A co-op’s general assembly, comprising all of its members, elects a governing council, which then appoints a managing director. The system is vulnerable to the habits of its voters: although forty-two per cent of Mondragon owners are female, only twenty-nine per cent of governing-council members are women. Still, the fact remains that Idigoras, the managing director, works for Soraluce’s members rather than the reverse. It’s as if Jamie Dimon, the C.E.O. of JPMorgan Chase, had been chosen by a committee elected by a broad sample of the bank’s workforce—receptionists, cashiers, cleaners, investment analysts. If JPMorgan adopted Mondragon’s six-to-one pay ratio, ​​Dimon’s compensation would be capped at six times that of his lowest-paid employee; while it’s hard to estimate his hypothetical salary too narrowly, he would almost certainly make less than a million dollars instead of the more than eighty-four million dollars he earned in 2021, and his decisions would be subject to approval by workers. Furthermore, if JPMorgan were a Mondragon co-op, its profits and staff would sometimes be shared with Basque co-op versions of Bank of America and Wells Fargo.

It’s easy to assume that such arrangements must impair productivity. But multiple academic studies have found that coöperatives with worker governance and ownership are as profitable as or more profitable than ordinary firms. Researchers note that, in co-ops, incentives are better aligned: people benefit directly when their co-op succeeds, and so they are more committed. (The same principle motivates work at many startups.) They also find that democratic governance empowers workers to suggest improvements and increases their satisfaction. Certainly, many people seem to stay at Mondragon because they enjoy working there. “If I worked outside of Mondragon, I would earn more money,” Ion Beltza, an engineer and industrial director at Fagor Automation, told me. “But I prefer to live here with a lot of people and friends than alone like a king.”

Much of the social life in the town of Mondragón happens in culinary clubs—hybrids between clubs and restaurants that are managed coöperatively, with logistics handled by rotating committees. New members can join a culinary club only after their applications have been approved in a vote; membership fees are around twenty euros a month. If you belong to a culinary club, you simply reserve the facilities, show up with friends and food, and enjoy full use of a fancy, well-stocked professional kitchen and bar. Members are trusted to record whatever they use, and accounts are settled monthly.

On a warm weekday evening, I had dinner at a culinary club on the second floor of a building in the old town. The interior of the club felt vaguely medieval, with dark-wood panels, exposed stone walls, and a mellow glow from recessed lights. Beltza, the engineer from Fagor Automation, was grilling T-bone steaks on the industrial range as a small group chatted in the dining room, eating txistorra, a local sausage, from gleaming silver trays. Etxeberria, wearing a yellow hoodie and sipping a glass of local red wine, was recalling an old legend about a dragon that had once terrorized the people of Mondragón.

“He came down from his cave in the mountains to eat people,” Etxeberria said, of the dragon. “The villagers told him, if you only come once a year, we will give you the most beautiful young woman in town. But this was not a good solution, so they tricked him—they made a woman out of wax, and when he began to eat it, it melted in his mouth. Then all the ironworkers rushed forward together and killed him with their tools.” He paused for dramatic effect before intoning the lesson: “In other towns, they hired St. George to kill their dragons, but in Mondragón, we killed him coöperatively.”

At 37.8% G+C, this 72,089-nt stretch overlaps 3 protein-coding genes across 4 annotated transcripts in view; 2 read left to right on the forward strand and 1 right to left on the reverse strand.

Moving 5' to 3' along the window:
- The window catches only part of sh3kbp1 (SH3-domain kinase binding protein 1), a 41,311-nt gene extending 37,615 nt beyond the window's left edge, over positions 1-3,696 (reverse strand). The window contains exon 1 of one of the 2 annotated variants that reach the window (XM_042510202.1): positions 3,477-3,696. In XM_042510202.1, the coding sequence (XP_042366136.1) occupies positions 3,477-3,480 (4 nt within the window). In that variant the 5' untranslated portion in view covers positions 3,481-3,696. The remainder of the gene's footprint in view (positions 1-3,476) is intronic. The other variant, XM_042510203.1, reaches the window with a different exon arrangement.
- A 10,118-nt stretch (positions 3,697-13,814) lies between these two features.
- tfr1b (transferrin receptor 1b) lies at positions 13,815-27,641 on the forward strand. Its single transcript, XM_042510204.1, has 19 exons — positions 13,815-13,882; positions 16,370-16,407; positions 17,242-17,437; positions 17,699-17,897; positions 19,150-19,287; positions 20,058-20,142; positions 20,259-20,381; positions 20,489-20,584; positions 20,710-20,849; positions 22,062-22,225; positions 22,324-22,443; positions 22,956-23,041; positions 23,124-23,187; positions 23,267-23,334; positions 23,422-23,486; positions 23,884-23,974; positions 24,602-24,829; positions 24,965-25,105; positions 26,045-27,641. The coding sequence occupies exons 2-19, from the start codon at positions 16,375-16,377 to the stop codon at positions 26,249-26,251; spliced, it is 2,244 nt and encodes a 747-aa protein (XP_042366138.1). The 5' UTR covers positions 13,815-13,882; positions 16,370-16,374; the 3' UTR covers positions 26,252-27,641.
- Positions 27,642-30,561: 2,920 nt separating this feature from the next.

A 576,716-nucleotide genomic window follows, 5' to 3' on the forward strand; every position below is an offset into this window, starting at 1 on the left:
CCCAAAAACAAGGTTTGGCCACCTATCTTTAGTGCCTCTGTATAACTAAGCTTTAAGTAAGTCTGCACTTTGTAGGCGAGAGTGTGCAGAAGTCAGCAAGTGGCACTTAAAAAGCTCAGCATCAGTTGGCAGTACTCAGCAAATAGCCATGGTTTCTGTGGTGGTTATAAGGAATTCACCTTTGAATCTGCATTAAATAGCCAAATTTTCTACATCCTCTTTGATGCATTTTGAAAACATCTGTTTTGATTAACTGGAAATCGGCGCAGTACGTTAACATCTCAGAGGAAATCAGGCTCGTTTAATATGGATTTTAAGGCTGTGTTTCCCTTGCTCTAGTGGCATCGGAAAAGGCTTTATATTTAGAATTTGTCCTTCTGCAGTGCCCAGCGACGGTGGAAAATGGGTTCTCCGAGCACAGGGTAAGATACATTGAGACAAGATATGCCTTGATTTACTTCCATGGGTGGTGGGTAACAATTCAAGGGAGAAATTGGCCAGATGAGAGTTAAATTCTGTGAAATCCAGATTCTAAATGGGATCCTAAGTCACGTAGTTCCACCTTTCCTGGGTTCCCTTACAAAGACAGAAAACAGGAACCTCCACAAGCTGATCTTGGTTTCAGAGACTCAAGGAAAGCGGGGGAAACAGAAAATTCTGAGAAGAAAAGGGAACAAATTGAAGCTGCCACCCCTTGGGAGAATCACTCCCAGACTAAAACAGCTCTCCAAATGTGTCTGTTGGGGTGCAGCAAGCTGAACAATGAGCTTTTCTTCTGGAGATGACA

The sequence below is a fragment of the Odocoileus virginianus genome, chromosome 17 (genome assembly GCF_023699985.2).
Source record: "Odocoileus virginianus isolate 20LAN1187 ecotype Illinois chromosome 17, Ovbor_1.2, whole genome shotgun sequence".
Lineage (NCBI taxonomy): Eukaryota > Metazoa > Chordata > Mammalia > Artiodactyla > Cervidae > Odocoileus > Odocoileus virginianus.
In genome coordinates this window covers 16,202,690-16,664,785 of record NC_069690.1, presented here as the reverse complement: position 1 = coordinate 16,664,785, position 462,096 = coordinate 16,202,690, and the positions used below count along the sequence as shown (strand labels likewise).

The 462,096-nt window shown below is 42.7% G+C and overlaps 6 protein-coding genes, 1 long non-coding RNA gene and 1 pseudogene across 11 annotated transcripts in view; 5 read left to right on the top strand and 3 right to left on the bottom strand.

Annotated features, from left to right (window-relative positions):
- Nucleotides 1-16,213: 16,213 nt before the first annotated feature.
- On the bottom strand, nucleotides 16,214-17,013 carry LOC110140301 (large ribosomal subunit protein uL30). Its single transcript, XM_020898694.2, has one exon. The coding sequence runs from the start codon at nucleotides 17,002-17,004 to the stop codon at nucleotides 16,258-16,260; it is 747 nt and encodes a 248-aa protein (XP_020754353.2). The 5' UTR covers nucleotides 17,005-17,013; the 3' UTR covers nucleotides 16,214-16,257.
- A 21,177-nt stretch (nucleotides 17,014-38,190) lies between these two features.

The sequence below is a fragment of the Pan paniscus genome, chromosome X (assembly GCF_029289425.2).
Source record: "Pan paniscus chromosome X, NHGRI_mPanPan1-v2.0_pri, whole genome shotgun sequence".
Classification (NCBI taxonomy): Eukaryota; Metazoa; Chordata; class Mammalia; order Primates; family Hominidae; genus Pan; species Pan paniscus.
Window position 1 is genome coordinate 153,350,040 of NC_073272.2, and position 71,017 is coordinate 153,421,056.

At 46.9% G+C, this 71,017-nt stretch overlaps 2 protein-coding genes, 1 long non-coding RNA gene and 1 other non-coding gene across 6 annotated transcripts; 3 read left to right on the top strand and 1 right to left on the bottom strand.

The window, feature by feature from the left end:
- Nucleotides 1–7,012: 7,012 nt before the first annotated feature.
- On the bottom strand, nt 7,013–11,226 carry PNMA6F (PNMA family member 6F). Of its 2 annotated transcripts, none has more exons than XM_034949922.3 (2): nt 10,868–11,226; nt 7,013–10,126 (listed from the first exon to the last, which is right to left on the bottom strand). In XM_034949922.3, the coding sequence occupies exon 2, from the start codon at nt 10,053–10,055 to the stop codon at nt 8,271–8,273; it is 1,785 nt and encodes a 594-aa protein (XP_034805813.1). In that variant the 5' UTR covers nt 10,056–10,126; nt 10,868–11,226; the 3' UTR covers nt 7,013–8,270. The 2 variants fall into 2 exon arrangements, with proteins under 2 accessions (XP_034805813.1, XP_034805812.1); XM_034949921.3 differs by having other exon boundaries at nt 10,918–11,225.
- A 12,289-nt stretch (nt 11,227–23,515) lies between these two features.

The story provoked a burst of laughter and commentary. “Come on,” said a photographer in a black leather jacket whose family owned a local non-coöperative company that manufactures keys.

As an allegory for the Mondragon coöperatives, the myth is irresistible. The poverty of post-Civil War Spain, the oppression of the Franco dictatorship, the 2008 crash, the pandemic—the co-ops have subdued many menacing dragons through collective action. But the model also has limits. To some critics, Mondragon’s overseas workers, who are not owners—it outsources to low-cost locations, operating a hundred and thirty-two production plants in thirty-two countries—are a sacrifice to the dragon of capitalism. Noam Chomsky has made many admiring remarks about Mondragon, but has also argued that the coöperatives “still exploit workers in South America, and they do things that are harmful to the society as a whole.” (In a system in which businesses must make a profit in order to survive, Chomsky added, “they have no choice.”)

Members of Mondragon’s management defend these overseas plants, which are often located close to the assembly sites of its large customers. One executive with experience in running these plants noted that profit-sharing presupposes profit, and that worker-ownership requires a successful business for workers to own. If Mondragon were to situate its factories only in Spain, he told me, the collective would be unable to compete globally, forcing it to reduce its homegrown workforce. He also pointed out that in Mexico, Mondragon has studied the possibility of organizing some of its factories into coöperatives, but didn’t go through with it. The Mondragon executive cited a lack of co-op-friendly laws in the country, as well as insufficient interest among foreign workers. Similar studies in other countries did not lead to the creation of foreign Mondragon co-ops. Not everyone has found these arguments persuasive. Freundlich, the professor at Mondragon University, told me, “There are worker-owned companies who have figured out how to share ownership with their subsidiaries overseas. If they can do it, we should be able to do it.”